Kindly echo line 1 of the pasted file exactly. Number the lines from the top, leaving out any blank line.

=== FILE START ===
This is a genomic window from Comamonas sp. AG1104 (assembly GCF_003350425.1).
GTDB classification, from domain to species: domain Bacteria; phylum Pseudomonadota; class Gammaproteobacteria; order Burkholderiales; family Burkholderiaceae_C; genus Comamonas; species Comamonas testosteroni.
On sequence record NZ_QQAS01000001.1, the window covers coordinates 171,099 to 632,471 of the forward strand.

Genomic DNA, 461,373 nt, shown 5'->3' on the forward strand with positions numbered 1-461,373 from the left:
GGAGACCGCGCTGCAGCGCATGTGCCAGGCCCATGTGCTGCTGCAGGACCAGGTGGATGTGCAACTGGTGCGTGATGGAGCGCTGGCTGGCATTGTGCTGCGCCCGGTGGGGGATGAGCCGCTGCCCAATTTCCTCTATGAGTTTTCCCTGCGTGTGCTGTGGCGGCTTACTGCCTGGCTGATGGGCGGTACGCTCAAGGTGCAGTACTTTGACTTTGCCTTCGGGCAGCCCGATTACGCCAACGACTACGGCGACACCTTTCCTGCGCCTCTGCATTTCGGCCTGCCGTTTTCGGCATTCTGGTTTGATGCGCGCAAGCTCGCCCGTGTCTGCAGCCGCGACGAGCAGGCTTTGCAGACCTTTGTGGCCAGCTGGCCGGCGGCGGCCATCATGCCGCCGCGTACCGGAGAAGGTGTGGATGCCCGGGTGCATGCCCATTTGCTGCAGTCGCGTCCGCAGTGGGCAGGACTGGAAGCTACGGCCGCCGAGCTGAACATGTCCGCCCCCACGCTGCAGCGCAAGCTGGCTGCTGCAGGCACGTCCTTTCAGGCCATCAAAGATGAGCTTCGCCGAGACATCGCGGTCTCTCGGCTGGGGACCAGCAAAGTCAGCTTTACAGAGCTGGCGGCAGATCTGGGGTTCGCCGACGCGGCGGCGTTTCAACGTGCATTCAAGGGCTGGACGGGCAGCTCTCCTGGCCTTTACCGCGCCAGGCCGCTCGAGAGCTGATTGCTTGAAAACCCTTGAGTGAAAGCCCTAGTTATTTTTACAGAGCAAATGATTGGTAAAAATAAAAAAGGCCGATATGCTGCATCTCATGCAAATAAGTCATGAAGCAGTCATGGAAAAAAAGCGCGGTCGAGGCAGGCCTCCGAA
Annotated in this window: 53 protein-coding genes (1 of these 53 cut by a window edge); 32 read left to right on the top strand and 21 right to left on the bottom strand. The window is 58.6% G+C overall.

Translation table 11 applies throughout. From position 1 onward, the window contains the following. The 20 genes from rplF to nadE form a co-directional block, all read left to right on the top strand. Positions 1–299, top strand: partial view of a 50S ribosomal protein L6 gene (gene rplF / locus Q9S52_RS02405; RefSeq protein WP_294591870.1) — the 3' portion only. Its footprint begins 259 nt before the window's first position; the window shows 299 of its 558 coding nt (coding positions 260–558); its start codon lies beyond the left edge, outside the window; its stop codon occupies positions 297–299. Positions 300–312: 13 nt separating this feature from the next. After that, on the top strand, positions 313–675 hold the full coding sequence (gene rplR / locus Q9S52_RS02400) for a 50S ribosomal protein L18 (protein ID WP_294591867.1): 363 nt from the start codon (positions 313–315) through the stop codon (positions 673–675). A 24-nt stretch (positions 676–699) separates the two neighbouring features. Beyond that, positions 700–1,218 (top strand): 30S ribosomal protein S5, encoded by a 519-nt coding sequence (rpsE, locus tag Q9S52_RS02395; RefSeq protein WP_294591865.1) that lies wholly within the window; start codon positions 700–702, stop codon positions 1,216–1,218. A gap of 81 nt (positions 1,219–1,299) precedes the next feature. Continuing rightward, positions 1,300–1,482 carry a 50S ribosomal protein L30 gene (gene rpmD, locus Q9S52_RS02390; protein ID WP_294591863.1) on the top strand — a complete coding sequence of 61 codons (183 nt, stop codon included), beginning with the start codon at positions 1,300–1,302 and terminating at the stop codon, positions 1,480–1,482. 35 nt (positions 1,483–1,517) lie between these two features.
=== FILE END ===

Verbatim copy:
This is a genomic window from Comamonas sp. AG1104 (assembly GCF_003350425.1).